2019 marks the 120th anniversary of the discovery of inscribed oracle bones and the 60th anniversary of the publication of Professor Jao Tsung-i’s monumental work Oracle Bone Diviners of the Yin Dynasty (Yindai zhenbu renwu tongkao. Hong Kong University Press, 1959). To commemorate these two very special occasions in the field of early China studies, HKBU Jao Tsung-I Academy of Sinology collaborates with the National Museum of Chinese Writing, Anyang, Henan Province, P.R.C., Hong Kong Baptist University Library and Jao Tsung-I Petite Ecole of The University of Hong Kong and organizes the fifth instalment in the Academy’s “Scholarship and Culture” series: “The Divine Plan at Work: The 120th Anniversary of the Discovery of Oracle Bone Inscriptions” cum “60th Anniversary of the Publication of Oracle Bone Diviners of the Yin Dynasty by Professor Jao Tsung-i” special exhibition.
As the first research institute specialized in Sinology and Classical Chinese Studies in Hong Kong, HKBU Jao Tsung-I Academy of Sinology is deeply honored to have the great Sinologist Professor Jao Tsung-i as its Honorary Permanent Director. In the continuation of the dual pursuit of scholarship and art that Master Jao famously exemplified, the Academy has organized the “Scholarship and Culture” series of exhibitions and art-related activities ever since 2015. This year we partner with the National Museum of Chinese Writing, the only national museum dedicated to the Chinese writing system. This is the first time the touring exhibition “Chinese Characters” will be held in Hong Kong. It is no coincidence that the Museum is based in Anyang, the last capital of the Shang dynasty and the hometown of oracle bone inscriptions. Our other collaborators include Hong Kong Baptist University Library, which is known for its rich collection, and the Jao Tsung-I Petite Ecole of The University of Hong Kong, a sister institution devoted to Jao Studies and related disciplines. Through this collaborative effort the organizers hope to bring knowledge of oracle bones to the public and promote Jao Studies to a wider audience.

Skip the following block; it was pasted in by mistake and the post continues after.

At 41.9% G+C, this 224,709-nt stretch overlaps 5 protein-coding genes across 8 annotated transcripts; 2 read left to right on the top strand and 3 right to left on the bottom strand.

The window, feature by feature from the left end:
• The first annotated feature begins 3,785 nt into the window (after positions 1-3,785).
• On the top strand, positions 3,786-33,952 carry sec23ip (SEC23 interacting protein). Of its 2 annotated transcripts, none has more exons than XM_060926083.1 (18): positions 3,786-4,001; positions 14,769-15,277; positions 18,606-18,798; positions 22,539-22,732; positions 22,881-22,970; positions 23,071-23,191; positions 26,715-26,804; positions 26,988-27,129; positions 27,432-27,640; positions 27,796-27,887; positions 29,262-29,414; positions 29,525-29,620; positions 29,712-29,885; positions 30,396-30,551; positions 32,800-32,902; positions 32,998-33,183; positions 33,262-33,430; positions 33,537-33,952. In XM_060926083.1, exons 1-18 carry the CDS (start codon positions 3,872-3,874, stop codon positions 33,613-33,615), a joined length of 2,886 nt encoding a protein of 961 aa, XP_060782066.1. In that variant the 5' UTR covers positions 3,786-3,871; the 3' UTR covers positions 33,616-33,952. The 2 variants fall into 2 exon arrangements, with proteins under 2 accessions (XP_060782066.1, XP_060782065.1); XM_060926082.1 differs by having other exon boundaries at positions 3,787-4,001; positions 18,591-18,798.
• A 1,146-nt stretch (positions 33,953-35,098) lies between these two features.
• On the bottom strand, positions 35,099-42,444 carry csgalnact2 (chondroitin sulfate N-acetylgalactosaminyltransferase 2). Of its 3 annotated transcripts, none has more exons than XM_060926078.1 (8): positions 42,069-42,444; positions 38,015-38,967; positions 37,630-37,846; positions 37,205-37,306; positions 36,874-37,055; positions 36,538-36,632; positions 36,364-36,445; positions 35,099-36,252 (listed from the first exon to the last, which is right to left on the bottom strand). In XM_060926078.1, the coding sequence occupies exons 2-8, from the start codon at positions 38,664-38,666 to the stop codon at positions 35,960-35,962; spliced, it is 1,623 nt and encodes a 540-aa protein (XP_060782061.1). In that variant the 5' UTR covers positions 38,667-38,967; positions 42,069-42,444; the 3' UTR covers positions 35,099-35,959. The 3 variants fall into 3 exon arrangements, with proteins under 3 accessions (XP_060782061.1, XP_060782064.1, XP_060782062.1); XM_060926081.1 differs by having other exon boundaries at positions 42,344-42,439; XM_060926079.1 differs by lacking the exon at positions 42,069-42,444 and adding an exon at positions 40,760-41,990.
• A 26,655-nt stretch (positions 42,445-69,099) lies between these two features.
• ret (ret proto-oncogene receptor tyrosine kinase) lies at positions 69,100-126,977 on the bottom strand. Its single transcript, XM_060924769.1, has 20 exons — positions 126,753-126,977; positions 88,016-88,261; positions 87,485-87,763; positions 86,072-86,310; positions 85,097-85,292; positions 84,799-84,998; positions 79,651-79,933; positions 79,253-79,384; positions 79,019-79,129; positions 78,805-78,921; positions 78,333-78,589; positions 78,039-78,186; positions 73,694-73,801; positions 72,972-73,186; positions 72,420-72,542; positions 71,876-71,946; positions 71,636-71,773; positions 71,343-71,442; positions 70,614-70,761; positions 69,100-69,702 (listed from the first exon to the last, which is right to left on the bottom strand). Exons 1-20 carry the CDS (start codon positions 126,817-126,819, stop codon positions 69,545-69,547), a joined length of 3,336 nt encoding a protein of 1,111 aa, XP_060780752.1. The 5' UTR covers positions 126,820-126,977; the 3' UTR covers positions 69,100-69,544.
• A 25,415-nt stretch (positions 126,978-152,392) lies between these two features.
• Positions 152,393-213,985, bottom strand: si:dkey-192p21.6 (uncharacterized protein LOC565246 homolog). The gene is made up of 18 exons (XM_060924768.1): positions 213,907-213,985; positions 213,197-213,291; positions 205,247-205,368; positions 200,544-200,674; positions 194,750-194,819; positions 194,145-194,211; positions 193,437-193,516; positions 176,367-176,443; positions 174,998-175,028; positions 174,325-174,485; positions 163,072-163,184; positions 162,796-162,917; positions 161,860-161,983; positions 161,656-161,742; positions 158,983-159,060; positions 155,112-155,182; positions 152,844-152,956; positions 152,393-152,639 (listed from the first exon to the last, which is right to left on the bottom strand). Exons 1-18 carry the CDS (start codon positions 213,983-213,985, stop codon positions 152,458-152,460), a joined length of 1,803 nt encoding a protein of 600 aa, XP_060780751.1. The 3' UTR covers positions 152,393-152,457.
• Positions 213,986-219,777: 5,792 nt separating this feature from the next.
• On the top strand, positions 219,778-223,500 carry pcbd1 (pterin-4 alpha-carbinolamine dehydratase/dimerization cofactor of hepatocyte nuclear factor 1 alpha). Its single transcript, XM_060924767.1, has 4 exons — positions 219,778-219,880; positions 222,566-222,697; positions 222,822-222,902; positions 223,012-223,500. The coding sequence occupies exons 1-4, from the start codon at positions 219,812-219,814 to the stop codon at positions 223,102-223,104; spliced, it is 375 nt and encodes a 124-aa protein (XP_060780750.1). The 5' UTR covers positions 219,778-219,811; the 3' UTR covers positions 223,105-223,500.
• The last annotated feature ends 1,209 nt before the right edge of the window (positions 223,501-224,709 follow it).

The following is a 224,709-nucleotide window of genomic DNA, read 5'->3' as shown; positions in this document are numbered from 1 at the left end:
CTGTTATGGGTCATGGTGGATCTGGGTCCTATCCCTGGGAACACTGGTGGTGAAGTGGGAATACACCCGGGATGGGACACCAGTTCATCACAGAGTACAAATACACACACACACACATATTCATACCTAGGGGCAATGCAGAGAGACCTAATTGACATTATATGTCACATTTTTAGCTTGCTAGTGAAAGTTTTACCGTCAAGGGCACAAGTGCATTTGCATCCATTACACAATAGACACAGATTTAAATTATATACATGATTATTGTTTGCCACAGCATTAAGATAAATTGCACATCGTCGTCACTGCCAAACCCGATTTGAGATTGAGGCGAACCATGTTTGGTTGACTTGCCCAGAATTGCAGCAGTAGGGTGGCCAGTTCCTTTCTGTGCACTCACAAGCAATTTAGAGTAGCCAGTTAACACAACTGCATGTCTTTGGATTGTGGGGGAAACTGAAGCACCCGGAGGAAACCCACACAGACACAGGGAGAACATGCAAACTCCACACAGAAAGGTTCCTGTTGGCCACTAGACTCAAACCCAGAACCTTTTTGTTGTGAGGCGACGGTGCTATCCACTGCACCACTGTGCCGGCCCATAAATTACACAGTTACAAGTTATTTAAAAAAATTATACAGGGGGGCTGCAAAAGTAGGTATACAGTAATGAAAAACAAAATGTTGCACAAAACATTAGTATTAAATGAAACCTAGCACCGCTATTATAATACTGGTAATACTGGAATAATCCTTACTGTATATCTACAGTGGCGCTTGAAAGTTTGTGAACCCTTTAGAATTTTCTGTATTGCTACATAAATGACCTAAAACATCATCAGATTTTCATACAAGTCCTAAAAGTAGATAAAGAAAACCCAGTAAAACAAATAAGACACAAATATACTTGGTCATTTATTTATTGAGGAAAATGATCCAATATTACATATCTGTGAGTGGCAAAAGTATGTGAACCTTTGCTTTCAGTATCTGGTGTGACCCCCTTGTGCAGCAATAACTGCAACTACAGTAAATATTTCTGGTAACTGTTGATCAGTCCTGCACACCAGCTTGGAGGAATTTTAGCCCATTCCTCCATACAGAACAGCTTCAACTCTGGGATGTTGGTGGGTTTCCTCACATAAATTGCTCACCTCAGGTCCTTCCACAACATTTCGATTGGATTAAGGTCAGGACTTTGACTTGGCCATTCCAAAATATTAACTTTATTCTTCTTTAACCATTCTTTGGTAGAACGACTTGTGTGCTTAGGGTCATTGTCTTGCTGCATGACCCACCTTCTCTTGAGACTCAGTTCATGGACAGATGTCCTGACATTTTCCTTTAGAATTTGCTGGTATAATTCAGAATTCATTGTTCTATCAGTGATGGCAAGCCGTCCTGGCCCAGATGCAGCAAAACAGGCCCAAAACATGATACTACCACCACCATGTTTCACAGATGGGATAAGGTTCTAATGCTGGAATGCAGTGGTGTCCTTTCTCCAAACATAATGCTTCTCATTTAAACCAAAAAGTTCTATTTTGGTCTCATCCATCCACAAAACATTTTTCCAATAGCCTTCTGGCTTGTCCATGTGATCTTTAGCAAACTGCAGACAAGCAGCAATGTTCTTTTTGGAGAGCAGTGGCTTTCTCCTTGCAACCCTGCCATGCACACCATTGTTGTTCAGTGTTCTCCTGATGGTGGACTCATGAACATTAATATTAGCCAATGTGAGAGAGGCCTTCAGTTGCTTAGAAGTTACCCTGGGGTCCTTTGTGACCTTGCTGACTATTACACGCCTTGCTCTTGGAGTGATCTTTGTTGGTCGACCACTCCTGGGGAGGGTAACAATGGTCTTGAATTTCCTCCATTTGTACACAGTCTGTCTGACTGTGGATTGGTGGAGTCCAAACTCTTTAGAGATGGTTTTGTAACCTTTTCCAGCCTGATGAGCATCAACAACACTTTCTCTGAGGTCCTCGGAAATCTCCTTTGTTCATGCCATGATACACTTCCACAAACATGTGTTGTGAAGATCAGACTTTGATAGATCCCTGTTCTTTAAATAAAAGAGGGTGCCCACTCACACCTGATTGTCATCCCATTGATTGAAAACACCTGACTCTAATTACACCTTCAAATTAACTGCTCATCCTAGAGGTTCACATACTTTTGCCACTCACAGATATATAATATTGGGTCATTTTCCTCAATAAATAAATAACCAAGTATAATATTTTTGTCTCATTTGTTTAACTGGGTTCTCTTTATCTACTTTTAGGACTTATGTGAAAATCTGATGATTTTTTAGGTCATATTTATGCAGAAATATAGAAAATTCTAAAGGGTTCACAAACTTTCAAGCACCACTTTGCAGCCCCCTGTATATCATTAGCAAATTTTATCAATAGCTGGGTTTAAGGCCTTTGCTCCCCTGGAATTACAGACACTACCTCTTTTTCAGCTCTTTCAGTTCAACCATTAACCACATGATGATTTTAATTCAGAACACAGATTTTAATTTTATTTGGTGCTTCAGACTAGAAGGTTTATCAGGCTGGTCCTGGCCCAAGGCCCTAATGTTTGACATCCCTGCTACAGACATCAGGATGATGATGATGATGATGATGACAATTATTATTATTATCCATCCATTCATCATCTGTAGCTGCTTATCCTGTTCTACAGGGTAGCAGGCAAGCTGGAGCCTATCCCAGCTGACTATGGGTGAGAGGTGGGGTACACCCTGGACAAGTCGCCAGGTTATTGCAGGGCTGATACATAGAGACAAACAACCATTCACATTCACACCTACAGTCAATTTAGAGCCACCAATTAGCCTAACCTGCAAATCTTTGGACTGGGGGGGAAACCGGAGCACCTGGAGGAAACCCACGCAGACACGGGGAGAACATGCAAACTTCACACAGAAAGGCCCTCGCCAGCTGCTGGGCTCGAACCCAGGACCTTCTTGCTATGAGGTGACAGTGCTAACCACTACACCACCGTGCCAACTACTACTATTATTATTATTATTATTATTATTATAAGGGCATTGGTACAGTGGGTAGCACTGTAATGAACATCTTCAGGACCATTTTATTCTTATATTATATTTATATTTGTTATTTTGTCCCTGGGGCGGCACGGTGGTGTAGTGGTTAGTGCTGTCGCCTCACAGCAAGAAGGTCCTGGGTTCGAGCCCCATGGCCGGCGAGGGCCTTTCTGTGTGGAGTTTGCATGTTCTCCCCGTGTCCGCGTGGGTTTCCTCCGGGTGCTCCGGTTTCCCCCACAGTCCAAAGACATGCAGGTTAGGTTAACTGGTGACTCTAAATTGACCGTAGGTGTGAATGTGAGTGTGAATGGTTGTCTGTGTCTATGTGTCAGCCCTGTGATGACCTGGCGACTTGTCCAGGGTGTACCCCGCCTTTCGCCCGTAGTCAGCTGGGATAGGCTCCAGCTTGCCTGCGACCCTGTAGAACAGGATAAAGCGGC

“The Divine Plan at Work” is inspired by the line “Our tortoises are wearied out, and will not tell us anything about the plans” in the Shi jing (#195) poem “Xiao min” (Foreboding). The idea is that mortals might get a glimpse of the “Divine Plan” that deities have devised for mankind through turtle shell divination or “plastromancy.” Pyromantic practice has Neolithic origins and since the Shang dynasty (1600-1045 BC) involved burning holes into turtle shells and animal bones and reading the resulting cracks to determine the divine will on a particular enquiry, and then recording divination accounts onto the same shells and bones used to make the divination. The accounts often included whether or not the proposition was favorable and fit to be used. These texts are known as jiaguwen or “oracle bone inscriptions” and the writing system in use at that time is called oracle bone script. It is generally considered to be China’s first writing.
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